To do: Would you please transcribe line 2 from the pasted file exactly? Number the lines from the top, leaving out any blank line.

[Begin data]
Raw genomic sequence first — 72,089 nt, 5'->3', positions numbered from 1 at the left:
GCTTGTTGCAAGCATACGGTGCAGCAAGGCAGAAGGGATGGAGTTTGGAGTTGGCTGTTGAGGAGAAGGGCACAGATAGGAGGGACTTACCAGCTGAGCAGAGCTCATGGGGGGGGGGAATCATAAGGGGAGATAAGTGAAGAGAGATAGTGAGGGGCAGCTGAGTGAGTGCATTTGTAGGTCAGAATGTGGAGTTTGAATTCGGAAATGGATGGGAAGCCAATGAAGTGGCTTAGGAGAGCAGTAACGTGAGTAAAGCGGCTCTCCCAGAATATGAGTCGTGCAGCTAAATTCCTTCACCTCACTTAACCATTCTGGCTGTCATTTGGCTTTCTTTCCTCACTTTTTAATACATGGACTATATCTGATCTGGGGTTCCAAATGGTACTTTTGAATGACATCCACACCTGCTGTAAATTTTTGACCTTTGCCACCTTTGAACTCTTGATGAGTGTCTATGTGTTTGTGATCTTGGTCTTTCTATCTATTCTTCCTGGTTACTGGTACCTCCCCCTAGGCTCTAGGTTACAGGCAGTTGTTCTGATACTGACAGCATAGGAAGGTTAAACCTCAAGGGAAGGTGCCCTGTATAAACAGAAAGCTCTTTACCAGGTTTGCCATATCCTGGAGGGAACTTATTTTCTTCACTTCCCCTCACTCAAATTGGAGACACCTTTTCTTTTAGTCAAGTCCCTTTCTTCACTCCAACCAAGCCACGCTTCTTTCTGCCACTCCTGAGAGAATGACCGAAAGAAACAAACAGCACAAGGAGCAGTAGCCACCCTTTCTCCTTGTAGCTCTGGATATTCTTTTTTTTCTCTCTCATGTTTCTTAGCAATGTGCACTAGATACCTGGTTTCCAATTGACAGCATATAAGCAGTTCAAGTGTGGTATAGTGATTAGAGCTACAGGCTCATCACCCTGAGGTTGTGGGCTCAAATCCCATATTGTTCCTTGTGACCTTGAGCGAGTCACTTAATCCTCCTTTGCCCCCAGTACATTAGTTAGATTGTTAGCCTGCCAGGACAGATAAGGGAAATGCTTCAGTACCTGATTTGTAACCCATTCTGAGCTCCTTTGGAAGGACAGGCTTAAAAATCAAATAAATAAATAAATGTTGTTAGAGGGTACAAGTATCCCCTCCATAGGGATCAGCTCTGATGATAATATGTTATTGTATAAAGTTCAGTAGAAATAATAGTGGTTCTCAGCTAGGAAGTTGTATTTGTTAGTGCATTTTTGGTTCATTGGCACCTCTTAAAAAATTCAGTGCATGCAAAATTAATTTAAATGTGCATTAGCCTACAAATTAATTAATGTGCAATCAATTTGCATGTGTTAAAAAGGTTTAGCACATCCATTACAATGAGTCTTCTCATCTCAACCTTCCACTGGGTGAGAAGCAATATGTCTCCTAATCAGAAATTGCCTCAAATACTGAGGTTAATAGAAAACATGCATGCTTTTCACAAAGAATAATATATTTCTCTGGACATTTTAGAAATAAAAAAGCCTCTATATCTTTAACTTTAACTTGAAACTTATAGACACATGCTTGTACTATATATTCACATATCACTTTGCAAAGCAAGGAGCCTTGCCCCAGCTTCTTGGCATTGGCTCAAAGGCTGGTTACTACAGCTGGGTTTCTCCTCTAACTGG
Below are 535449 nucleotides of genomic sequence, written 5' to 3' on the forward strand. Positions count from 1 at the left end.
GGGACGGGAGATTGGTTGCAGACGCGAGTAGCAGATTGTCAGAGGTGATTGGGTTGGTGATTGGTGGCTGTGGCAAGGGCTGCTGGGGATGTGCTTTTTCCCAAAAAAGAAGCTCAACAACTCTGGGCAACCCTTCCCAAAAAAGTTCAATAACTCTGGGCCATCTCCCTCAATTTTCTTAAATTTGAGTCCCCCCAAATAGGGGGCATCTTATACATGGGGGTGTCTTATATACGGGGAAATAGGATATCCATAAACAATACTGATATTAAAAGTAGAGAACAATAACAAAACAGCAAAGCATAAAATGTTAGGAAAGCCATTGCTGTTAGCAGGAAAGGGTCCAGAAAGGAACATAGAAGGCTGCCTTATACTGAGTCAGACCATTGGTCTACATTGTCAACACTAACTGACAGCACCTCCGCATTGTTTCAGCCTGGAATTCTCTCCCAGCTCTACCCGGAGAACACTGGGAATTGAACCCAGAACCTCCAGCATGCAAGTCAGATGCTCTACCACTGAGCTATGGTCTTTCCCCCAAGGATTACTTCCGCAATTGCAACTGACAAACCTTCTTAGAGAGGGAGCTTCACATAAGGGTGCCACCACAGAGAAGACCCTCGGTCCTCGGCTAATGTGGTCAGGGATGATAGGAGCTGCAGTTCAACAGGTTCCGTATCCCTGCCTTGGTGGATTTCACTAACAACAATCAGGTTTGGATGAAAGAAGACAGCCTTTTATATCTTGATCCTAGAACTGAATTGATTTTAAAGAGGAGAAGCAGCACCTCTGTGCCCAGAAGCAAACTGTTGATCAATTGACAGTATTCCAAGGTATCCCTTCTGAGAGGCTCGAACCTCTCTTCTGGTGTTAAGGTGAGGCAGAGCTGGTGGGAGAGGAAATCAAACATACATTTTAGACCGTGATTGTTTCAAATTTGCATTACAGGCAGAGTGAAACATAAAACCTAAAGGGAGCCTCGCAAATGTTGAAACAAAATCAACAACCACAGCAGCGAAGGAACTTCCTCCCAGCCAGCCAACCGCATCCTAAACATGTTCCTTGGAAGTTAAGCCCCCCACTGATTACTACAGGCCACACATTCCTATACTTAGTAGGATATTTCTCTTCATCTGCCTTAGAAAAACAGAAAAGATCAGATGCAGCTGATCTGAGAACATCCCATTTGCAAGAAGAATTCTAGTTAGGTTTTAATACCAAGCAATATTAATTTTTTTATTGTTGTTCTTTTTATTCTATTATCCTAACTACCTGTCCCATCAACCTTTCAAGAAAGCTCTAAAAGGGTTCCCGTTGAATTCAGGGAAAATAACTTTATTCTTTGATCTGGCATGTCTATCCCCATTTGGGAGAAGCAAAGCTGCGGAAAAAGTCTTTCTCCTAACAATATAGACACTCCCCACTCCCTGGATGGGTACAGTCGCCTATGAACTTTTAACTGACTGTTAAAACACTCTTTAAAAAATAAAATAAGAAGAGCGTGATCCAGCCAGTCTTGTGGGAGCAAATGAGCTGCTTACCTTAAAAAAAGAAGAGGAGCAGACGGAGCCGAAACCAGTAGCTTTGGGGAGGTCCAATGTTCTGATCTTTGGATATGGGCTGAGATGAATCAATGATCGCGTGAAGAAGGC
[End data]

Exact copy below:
GCTTGTTGCAAGCATACGGTGCAGCAAGGCAGAAGGGATGGAGTTTGGAGTTGGCTGTTGAGGAGAAGGGCACAGATAGGAGGGACTTACCAGCTGAGCAGAGCTCATGGGGGGGGGGAATCATAAGGGGAGATAAGTGAAGAGAGATAGTGAGGGGCAGCTGAGTGAGTGCATTTGTAGGTCAGAATGTGGAGTTTGAATTCGGAAATGGATGGGAAGCCAATGAAGTGGCTTAGGAGAGCAGTAACGTGAGTAAAGCGGCTCTCCCAGAATATGAGTCGTGCAGCTAAATTCCTTCACCTCACTTAACCATTCTGGCTGTCATTTGGCTTTCTTTCCTCACTTTTTAATACATGGACTATATCTGATCTGGGGTTCCAAATGGTACTTTTGAATGACATCCACACCTGCTGTAAATTTTTGACCTTTGCCACCTTTGAACTCTTGATGAGTGTCTATGTGTTTGTGATCTTGGTCTTTCTATCTATTCTTCCTGGTTACTGGTACCTCCCCCTAGGCTCTAGGTTACAGGCAGTTGTTCTGATACTGACAGCATAGGAAGGTTAAACCTCAAGGGAAGGTGCCCTGTATAAACAGAAAGCTCTTTACCAGGTTTGCCATATCCTGGAGGGAACTTATTTTCTTCACTTCCCCTCACTCAAATTGGAGACACCTTTTCTTTTAGTCAAGTCCCTTTCTTCACTCCAACCAAGCCACGCTTCTTTCTGCCACTCCTGAGAGAATGACCGAAAGAAACAAACAGCACAAGGAGCAGTAGCCACCCTTTCTCCTTGTAGCTCTGGATATTCTTTTTTTTCTCTCTCATGTTTCTTAGCAATGTGCACTAGATACCTGGTTTCCAATTGACAGCATATAAGCAGTTCAAGTGTGGTATAGTGATTAGAGCTACAGGCTCATCACCCTGAGGTTGTGGGCTCAAATCCCATATTGTTCCTTGTGACCTTGAGCGAGTCACTTAATCCTCCTTTGCCCCCAGTACATTAGTTAGATTGTTAGCCTGCCAGGACAGATAAGGGAAATGCTTCAGTACCTGATTTGTAACCCATTCTGAGCTCCTTTGGAAGGACAGGCTTAAAAATCAAATAAATAAATAAATGTTGTTAGAGGGTACAAGTATCCCCTCCATAGGGATCAGCTCTGATGATAATATGTTATTGTATAAAGTTCAGTAGAAATAATAGTGGTTCTCAGCTAGGAAGTTGTATTTGTTAGTGCATTTTTGGTTCATTGGCACCTCTTAAAAAATTCAGTGCATGCAAAATTAATTTAAATGTGCATTAGCCTACAAATTAATTAATGTGCAATCAATTTGCATGTGTTAAAAAGGTTTAGCACATCCATTACAATGAGTCTTCTCATCTCAACCTTCCACTGGGTGAGAAGCAATATGTCTCCTAATCAGAAATTGCCTCAAATACTGAGGTTAATAGAAAACATGCATGCTTTTCACAAAGAATAATATATTTCTCTGGACATTTTAGAAATAAAAAAGCCTCTATATCTTTAACTTTAACTTGAAACTTATAGACACATGCTTGTACTATATATTCACATATCACTTTGCAAAGCAAGGAGCCTTGCCCCAGCTTCTTGGCATTGGCTCAAAGGCTGGTTACTACAGCTGGGTTTCTCCTCTAACTGG